Types of Kyphosis
Kyphosis may be mild or severe. Very mild kyphosis causes few problems and may not require treatment. More severe types of kyphosis may require medical treatment.
There are three main types of kyphosis:
- Scheuermann’s disease
- Post-traumatic kyphosis
- Senile kyphosis
Scheuermann’s disease occurs in children, senile kyphosis occurs in the elderly, and post-traumatic kyphosis can happen to anyone at any age following an accident.
Scheuermann’s disease starts in childhood or adolescence and causes the vertebrae to become more wedge-shaped in the front. These abnormally shaped vertebrae, over time, cause the spine to angle forward and creates a curve in the upper back. Scheuermann’s kyphosis is more common in boys than girls, and it is usually diagnosed in adolescence as the abnormal curvature becomes more obvious. It may be accompanied by back pain.
Scheuermann’s disease may benefit from physical therapy or short-term treatment using a back brace. In some cases, the condition improves on its own. In other cases, surgical correction may be required. If surgery is necessary, it is usually postponed until the child’s spine has stopped growing and is fully mature.
An accident or injury can cause kyphosis. A vehicular accident, fall, or other trauma can fracture the spine and cause a deformity that leads to kyphosis. This type of kyphosis is associated with significant pain and may be disabling. It often occurs in the lower or mid back where it compresses nerves and can strain ligaments and muscles. In many cases, post-traumatic kyphosis can be successfully treated with surgery.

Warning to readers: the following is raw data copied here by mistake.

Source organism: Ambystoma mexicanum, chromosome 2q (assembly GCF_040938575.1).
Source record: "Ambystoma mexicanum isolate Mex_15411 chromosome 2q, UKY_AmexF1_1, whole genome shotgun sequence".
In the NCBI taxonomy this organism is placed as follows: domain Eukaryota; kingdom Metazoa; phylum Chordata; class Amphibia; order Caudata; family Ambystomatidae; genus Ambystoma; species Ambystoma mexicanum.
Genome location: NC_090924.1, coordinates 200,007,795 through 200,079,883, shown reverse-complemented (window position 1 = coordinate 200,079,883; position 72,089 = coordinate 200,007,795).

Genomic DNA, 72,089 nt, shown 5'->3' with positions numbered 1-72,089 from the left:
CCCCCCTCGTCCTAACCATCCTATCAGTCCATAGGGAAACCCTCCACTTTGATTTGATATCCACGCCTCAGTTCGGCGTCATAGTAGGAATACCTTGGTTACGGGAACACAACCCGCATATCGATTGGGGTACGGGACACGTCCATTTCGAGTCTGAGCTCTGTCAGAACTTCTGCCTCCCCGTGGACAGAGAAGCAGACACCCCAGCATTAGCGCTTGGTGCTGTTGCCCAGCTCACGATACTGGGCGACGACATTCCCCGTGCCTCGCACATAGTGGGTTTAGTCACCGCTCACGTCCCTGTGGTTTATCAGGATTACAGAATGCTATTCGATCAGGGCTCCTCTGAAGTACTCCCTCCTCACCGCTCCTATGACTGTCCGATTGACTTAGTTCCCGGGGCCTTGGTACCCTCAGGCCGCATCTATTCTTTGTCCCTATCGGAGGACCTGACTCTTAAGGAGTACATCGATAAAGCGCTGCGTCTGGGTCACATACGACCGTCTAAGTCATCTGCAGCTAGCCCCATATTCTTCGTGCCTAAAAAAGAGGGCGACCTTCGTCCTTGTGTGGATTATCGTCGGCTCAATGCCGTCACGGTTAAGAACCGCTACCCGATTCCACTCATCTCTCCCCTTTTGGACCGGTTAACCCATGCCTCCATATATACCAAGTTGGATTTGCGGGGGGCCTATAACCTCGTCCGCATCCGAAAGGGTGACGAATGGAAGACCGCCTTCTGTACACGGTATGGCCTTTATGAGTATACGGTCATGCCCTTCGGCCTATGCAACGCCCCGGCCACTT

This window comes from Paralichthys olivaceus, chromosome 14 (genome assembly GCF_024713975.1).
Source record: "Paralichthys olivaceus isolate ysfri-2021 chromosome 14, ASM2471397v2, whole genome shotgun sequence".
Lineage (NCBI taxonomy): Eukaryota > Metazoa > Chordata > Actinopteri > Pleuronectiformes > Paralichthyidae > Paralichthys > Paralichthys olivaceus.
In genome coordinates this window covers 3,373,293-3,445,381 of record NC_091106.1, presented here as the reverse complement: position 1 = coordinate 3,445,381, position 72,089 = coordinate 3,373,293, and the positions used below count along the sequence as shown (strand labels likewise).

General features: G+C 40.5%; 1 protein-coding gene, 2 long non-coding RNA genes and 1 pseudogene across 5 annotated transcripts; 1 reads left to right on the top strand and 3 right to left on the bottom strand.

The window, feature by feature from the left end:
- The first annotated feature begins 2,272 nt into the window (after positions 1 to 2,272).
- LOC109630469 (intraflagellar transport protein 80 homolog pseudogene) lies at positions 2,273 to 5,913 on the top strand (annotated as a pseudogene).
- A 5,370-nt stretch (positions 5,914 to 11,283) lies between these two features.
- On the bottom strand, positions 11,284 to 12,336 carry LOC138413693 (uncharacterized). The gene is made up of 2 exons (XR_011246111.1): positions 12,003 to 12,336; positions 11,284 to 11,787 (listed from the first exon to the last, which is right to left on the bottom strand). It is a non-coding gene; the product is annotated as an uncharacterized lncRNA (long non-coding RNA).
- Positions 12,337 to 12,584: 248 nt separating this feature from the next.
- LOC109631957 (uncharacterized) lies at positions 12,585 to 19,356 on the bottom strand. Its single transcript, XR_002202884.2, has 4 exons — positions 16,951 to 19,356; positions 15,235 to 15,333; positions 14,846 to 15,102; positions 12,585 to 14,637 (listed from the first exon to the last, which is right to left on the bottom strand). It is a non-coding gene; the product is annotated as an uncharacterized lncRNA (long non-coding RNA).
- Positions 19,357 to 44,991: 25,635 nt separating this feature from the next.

With age, degenerative conditions and certain diseases can affect the spine. In particular, osteoporosis, cancer, and the long-term use of certain drugs (including steroids) can decrease bone mass and cause fractures that ultimately change the shape of the spine. Senile kyphosis is usually accompanied by spinal fractures which can cause the vertebrae to collapse. These changes result in a change of the spine’s curvature.
Senile kyphosis may occur gradually and symptoms may be mild to severe. Over time, senile kyphosis can result in difficulties sleeping and breathing.
The treatment of senile kyphosis often involves first treating the underlying condition (for example, osteoporosis) and then using non-surgical treatments or minimally invasive surgery to correct the problem.
Kyphosis refers to an abnormal curvature of the spine that causes a “hunchback” type of posture. Kyphosis may occur gradually (Scheuermann’s kyphosis, senile kyphosis) or it may occur suddenly as the result of trauma. Symptoms likewise range from mild to severe, and severe kyphosis may be associated with pain, postural problems, imbalance, and difficulty breathing. There are many ways to treat kyphosis, which may vary based on the patient’s age, the type of kyphosis, and how severe the symptoms are. The Neuro Spinal Hospital offers specialised care for patients with kyphosis and can recommend the latest treatment options.